Infrared countermeasure

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This article is about missile counter measures. For IRCMonitor, see Wikipedia:IRCMonitor.
Sukhoi Su-27 shoots off false heat targets
Infrared countermeasure by Su-35 on MAKS Airshow

An infrared countermeasure (IRCM) is a device designed to protect aircraft from infrared homing ("heat seeking") missiles by confusing the missiles' infrared guidance system so that they will miss their target.

History[edit]

First deployed during the Vietnam War, they have been enhanced over the years to be lighter, more portable, and more reliable, but the basic principle is the same.[citation needed]

Infrared missile seeker technology[edit]

See also: Infrared homing

Infrared missile seekers of the first generation typically used a spinning reticle with a pattern on it that modulates infrared energy before it falls on a detector (A mode of operation called Spin scan). The patterns used differ from seeker to seeker, but the principle is the same. By modulating the signal, the steering logic can tell where the infrared source of energy is relative to the missile direction of flight. In more recent designs the missile optics will rotate and the rotating image is projected on a stationary reticle (a mode called Conical scan) or stationary set of detectors which generates a pulsed signal which is processed by the tracking logic. Most shoulder launched (MANPADS) systems use this type of seeker, as do many air defense systems and air to air missiles (for example the AIM-9L).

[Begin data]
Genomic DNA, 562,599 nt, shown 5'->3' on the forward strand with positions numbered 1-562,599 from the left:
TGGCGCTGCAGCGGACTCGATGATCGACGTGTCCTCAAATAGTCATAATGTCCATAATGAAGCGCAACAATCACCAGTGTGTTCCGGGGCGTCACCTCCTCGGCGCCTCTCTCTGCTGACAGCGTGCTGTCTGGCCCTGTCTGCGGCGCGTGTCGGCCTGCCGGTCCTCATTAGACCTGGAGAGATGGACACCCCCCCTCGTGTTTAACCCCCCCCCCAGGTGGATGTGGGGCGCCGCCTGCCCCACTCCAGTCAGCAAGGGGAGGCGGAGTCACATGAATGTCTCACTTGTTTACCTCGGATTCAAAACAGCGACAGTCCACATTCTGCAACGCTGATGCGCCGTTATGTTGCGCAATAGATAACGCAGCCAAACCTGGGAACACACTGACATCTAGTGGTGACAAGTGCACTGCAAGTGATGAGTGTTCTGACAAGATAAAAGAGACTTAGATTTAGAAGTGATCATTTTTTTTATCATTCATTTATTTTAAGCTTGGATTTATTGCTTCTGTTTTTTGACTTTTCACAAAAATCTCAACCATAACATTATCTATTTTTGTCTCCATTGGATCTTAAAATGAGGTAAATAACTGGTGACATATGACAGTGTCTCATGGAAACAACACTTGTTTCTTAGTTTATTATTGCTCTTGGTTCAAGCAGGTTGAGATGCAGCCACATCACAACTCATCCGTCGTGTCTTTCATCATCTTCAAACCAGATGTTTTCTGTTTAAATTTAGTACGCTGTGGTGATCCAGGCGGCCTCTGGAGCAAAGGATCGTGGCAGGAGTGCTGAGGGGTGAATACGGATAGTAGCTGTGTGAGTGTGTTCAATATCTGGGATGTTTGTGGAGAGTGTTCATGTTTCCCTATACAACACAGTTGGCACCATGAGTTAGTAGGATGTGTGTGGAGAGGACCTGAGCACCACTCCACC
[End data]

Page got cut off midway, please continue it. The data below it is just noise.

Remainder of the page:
Principles[edit]

An ALQ-144 modulated IRCM jammer.

Infrared seekers are designed to track a strong source of infrared radiation (usually a jet engine in modern military aircraft). IRCM systems are based on modulated source of infrared radiation with a higher intensity than the target. When this modulated radiation is seen by a missile seeker, it overwhelms the modulated signal from the aircraft and provides incorrect steering cues to the missile. The missile will begin to deviate (wobble) from the target, rapidly breaking lock. Once an infrared seeker breaks lock (they typically have a field of view of 1 - 2 degrees), they rarely reacquire the target. By using flares, the target can cause the confused seeker to lock onto a new infrared source that is rapidly moving away from the true target.

The modulated radiation from the IRCM generates a false tracking command in the seeker tracking logic. The effectiveness of the IRCM is determined by the ratio of jamming intensity to the target (or signal) intensity. This ratio is usually called the J/S ratio. Another important factor is the modulation frequencies which should be close to the actual missile frequencies. For spin scan missiles the required J/S is quite low but for newer missiles the required J/S is quite high requiring a directional source of radiation (DIRCM).[1]

Drawbacks[edit]

One of the drawbacks of standard IRCM systems is that they broadcast a bright source of infrared. If the modulation of the signal is not effective against a particular seeker system, the IRCM will enhance the ability of the missile to track the aircraft. The aircrews typically brief about potential threats and choose an IRCM modulation that will be effective against likely threats.[citation needed]

Directional IRCM[edit]